Roots, tubers and bananas are the foundation of food security for millions of people across Asia, Africa and Latin America. They will be increasingly important in response to climate change, population growth and urbanization. They can contribute essential micronutrients such as iron, zinc and vitamin A that are especially important for good health in children and mothers.
Women especially stand to benefit from growing and using RTB crops. At present, yields on women-led farms are often lower as a result of gender-specific barriers. Research is needed to improve yields for women farmers and to enhance their role in the production of value-added foods for urban consumers.
A Research Brief from the CGIAR Research Program on Roots, Tubers and Bananas (RTB) makes a strong case for the fundamental importance of its mandate crops within One CGIAR, the ongoing reformulation of CGIAR’s partnerships, knowledge, assets, and global presence.
Graham Thiele, RTB Director, explains: “We are entering an exciting time with the design of the major initiatives for the One CGIAR. We want to make sure that RTB crops get given the attention they deserve, considering their potential contribution as this change happens, and that inspired us to put this brief together. Of course, after reading this brief, we would like all of you to become our ambassadors and help us make the case!”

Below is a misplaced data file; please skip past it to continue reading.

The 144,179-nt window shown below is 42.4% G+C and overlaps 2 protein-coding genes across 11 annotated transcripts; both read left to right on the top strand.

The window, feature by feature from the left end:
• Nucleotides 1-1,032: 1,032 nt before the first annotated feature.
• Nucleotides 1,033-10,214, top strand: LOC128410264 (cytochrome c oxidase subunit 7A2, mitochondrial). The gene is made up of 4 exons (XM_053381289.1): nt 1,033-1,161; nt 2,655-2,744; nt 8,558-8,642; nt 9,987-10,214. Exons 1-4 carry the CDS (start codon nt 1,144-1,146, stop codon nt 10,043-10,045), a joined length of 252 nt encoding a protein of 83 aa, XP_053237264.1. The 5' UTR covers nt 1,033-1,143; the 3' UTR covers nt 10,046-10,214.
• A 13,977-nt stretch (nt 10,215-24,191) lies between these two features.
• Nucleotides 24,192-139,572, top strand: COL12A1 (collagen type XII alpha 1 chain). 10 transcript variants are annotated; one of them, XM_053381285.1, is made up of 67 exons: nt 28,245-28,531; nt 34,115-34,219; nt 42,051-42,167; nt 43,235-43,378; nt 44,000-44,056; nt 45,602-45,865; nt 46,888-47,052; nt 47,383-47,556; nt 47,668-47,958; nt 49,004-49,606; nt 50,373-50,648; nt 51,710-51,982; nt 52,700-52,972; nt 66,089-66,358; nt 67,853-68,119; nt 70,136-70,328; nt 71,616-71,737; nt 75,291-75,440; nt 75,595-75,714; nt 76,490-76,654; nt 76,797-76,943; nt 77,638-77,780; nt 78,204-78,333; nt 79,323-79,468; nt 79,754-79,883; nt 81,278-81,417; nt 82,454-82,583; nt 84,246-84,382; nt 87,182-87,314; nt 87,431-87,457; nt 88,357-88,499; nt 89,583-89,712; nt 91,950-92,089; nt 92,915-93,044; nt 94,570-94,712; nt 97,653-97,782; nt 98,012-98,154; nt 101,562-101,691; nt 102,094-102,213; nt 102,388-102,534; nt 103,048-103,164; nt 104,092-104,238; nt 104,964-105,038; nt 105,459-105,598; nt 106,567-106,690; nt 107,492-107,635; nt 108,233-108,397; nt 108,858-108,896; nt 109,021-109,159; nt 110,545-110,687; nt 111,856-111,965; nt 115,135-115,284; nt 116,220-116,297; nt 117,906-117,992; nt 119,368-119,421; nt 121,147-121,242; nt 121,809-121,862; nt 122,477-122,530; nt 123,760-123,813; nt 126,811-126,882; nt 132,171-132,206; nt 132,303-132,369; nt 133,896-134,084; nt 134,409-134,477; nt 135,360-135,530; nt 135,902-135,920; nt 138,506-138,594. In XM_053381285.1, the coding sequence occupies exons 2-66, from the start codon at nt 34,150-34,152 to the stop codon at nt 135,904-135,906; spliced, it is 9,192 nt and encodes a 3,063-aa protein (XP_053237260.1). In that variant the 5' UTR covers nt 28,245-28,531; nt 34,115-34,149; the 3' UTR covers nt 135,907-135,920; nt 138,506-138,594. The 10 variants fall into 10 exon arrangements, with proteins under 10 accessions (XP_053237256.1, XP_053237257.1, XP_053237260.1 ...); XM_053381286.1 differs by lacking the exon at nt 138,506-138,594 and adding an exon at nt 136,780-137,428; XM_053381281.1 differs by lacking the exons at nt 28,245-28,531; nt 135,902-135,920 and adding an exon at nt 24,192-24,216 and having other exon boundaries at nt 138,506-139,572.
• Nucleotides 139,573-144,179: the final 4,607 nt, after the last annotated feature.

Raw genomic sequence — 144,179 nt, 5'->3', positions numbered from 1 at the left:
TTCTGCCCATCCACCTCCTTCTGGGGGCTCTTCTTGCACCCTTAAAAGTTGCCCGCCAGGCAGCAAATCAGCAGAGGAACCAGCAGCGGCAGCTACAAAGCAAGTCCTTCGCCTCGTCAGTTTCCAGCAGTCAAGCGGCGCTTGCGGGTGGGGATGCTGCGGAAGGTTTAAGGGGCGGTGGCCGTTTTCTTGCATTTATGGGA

Across the humid tropics of Africa, RTB crops are the most important staples. They supply 25–57% of calories in the diet. Despite this dependence, the low productivity of RTB crops in sub-Saharan Africa reduces their contribution to addressing undernutrition in rural populations. At the same time, inefficient traditional post-harvest management and supply chain logistics for RTB value chains mean that countries import large quantities of staple grains for rapidly growing urban populations. Outside the humid tropics of Africa and in most of Asia and Latin America, RTB crops are important in rotation with cereals and legumes and in agroforestry systems. Roots, tubers and bananas enhance resilience because they often have key traits that enable them to survive shifting weather patterns, including droughts and flooding, adverse soil conditions like salinity and waterlogging, as well as catastrophic events such as tropical storms (because roots and tubers are buried safely underground).